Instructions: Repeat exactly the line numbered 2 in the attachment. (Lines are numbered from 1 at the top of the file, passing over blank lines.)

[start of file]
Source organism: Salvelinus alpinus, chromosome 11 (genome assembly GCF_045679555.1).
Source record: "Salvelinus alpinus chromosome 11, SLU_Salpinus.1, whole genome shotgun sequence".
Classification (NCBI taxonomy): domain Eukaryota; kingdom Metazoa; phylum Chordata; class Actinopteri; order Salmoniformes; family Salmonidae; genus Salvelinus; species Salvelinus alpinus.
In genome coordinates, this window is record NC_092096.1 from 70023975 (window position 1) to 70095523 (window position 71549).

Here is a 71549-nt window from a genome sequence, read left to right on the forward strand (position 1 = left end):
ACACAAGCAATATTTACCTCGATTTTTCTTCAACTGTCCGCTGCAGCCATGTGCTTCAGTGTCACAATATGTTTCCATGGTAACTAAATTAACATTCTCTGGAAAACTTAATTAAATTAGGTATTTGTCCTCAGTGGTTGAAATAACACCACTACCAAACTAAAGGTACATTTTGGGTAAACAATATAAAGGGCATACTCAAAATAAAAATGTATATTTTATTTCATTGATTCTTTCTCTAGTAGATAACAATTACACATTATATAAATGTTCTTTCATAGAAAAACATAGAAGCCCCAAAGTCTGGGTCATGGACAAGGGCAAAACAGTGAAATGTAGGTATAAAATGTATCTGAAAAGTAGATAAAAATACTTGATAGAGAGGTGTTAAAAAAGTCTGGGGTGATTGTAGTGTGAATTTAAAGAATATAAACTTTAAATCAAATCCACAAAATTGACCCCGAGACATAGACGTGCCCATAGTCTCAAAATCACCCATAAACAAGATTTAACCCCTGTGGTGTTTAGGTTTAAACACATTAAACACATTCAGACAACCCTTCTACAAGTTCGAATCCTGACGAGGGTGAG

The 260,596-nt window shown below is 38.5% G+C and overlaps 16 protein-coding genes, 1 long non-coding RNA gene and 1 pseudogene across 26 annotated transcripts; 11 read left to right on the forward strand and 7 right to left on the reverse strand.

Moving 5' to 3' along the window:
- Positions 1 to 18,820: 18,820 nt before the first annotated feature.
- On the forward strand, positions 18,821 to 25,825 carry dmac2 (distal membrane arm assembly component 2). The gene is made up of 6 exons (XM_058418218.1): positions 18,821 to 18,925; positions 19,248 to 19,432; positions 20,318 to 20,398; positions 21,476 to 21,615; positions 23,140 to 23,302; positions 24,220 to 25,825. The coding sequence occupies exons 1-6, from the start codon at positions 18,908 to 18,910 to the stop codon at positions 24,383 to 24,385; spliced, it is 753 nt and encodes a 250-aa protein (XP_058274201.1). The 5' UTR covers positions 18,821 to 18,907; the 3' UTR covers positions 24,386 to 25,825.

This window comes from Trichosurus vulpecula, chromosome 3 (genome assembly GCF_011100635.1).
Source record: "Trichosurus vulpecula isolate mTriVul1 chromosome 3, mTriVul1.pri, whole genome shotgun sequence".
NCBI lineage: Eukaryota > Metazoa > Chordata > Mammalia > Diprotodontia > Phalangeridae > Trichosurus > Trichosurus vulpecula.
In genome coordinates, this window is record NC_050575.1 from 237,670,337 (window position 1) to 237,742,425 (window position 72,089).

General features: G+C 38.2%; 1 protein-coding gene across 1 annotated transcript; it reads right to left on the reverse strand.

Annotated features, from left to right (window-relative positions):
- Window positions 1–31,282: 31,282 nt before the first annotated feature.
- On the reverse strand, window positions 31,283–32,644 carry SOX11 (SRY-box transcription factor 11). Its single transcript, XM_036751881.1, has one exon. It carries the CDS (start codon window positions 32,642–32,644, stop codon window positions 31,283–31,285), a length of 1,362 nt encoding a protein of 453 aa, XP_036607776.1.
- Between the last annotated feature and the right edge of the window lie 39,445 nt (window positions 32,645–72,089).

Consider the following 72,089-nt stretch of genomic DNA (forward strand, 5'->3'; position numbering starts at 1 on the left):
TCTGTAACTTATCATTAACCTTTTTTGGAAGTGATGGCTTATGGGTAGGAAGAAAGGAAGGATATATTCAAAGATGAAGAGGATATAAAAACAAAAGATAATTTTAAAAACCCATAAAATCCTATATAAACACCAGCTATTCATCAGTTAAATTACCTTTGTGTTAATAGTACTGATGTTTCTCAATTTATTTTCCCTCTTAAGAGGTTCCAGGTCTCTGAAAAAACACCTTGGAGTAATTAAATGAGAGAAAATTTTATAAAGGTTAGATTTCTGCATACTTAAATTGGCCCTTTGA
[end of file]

Source record: "Salvelinus alpinus chromosome 11, SLU_Salpinus.1, whole genome shotgun sequence".